Cancer Pain

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Pain caused by the breast cancer itself usually comes from one of two sources:

  • The tumor in the breast: Pain is not a common symptom of early breast cancer, but a tumor can cause pain as it pushes into nearby healthy tissue. For women with inflammatory breast cancer, pain or tenderness often is one of the first symptoms. This rare type of cancer tends to grow quickly and causes reddening and dimpling of the skin over the breast. A rare form of breast cancer called Paget's disease of the nipple can cause pain and burning as an early symptom, along with irritation of the nipple.

    If you've already completed treatment for breast cancer, it can feel very scary to experience pain in the affected breast or your other breast. Breast pain is usually not related to cancer, but new and persistent discomfort in only one breast may be of concern. This is especially true if the pain is getting worse without any clear explanation. Be sure to see your doctor.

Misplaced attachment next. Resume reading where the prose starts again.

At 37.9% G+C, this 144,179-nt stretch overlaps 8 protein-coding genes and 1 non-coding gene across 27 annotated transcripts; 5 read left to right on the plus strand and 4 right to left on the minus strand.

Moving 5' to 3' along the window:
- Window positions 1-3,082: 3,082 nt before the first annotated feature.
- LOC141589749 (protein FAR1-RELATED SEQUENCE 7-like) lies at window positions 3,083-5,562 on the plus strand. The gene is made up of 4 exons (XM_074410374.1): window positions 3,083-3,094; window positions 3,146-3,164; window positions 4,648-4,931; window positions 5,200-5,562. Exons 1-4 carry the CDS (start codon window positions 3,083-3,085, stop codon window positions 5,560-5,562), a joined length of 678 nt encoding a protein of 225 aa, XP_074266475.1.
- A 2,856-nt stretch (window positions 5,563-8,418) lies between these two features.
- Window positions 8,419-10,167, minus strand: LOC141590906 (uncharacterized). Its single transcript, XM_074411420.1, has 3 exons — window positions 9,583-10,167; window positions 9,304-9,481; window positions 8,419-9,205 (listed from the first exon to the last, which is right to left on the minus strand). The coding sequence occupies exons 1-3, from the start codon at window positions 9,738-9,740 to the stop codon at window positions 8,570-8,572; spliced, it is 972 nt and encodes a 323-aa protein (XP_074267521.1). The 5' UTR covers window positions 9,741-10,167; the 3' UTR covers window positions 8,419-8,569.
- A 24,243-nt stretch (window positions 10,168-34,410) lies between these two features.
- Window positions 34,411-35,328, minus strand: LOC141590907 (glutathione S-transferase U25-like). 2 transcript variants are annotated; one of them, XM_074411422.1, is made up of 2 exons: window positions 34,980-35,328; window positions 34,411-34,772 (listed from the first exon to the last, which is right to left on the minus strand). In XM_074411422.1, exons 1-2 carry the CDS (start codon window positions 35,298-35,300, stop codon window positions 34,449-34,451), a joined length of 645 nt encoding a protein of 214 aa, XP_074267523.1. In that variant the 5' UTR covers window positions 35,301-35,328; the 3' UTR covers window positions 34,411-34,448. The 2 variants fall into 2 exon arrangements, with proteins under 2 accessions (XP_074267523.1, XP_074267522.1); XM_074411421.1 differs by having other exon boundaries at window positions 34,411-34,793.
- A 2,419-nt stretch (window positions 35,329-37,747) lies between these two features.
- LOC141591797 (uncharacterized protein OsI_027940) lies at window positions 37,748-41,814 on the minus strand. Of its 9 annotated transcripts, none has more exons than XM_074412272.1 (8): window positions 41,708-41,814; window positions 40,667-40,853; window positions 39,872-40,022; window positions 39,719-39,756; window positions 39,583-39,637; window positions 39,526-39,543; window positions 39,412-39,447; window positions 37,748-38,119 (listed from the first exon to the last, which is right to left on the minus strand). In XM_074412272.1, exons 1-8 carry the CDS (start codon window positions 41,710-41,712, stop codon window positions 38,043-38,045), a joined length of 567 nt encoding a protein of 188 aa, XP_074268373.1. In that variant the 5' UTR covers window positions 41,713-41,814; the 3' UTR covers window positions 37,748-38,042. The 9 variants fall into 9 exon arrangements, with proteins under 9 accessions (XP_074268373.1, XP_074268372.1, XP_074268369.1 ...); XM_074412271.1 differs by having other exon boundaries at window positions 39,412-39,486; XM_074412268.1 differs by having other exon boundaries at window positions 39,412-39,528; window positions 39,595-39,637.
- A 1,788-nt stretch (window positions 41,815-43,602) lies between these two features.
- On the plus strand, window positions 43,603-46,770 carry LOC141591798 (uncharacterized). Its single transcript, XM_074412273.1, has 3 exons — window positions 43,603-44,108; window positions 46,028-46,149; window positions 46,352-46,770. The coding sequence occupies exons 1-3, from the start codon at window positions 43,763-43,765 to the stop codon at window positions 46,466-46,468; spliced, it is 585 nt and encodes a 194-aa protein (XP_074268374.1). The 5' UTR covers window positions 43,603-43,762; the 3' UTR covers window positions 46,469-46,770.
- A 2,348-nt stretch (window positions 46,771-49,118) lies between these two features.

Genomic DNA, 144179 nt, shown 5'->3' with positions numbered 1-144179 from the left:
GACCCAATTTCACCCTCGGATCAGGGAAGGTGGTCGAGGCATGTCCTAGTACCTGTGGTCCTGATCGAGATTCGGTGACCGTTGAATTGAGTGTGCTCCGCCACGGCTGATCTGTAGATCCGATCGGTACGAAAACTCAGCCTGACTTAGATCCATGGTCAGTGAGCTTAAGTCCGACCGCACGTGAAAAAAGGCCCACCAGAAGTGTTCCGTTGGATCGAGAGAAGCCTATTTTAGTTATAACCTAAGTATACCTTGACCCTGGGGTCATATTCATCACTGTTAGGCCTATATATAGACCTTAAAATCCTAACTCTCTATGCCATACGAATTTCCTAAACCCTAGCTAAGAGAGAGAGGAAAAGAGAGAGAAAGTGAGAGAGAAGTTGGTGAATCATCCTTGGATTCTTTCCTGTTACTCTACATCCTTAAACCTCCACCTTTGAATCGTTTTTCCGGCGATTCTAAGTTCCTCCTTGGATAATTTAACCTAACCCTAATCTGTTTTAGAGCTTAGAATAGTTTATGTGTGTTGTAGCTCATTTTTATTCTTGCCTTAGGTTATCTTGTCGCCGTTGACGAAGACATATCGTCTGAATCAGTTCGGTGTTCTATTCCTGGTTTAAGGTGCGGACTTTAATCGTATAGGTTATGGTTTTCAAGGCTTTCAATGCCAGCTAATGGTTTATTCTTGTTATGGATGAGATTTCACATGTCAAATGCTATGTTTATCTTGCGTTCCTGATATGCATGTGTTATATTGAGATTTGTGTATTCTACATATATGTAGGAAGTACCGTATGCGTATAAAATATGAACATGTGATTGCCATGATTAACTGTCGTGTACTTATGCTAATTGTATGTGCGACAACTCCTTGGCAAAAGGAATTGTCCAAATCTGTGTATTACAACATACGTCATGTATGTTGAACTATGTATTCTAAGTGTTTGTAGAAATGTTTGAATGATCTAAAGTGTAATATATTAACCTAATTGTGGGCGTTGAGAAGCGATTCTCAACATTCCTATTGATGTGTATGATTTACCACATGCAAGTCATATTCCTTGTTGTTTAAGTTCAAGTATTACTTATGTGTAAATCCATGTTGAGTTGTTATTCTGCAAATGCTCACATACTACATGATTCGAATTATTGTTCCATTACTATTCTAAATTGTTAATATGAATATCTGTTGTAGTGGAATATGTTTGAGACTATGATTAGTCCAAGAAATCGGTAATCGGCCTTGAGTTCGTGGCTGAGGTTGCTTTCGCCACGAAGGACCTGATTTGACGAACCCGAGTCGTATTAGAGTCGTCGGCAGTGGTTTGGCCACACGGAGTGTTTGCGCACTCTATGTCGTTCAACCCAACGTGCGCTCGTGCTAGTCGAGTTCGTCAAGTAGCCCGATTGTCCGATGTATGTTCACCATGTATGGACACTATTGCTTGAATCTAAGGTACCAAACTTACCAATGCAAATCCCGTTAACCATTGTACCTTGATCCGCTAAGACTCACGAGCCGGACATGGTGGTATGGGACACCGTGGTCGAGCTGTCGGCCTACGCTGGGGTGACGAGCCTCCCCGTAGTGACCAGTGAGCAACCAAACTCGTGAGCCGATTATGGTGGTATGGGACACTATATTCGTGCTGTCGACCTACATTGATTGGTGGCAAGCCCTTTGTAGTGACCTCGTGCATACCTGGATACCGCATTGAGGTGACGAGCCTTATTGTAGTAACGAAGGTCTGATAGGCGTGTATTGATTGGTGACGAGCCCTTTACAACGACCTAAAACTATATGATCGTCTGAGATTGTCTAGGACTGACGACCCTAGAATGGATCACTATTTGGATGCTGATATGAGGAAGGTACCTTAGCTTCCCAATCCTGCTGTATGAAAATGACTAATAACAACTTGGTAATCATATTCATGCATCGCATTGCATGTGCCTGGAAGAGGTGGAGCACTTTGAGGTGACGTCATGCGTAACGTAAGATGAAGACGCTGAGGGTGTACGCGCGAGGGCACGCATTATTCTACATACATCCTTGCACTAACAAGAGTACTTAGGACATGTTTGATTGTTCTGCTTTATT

• Spread of the cancer to other parts of the body: Pain caused by cancer itself is more common in people who have metastatic (or advanced) disease, in which the breast cancer spreads to other parts of the body. For example, if the cancer travels to the bone, it can cause pain in the back, hips, or other bones. Cancer that has spread to the brain may cause headaches. Severe back pain with leg weakness may be from cancer that has spread to the vertebrae of the spine and weakens the spinal column, which is known as spinal cord compression. If the cancer travels to the adrenal glands on top of the kidneys, you may feel a dull back pain. If it spreads to the liver, you could have pain in the upper right part of the abdomen.

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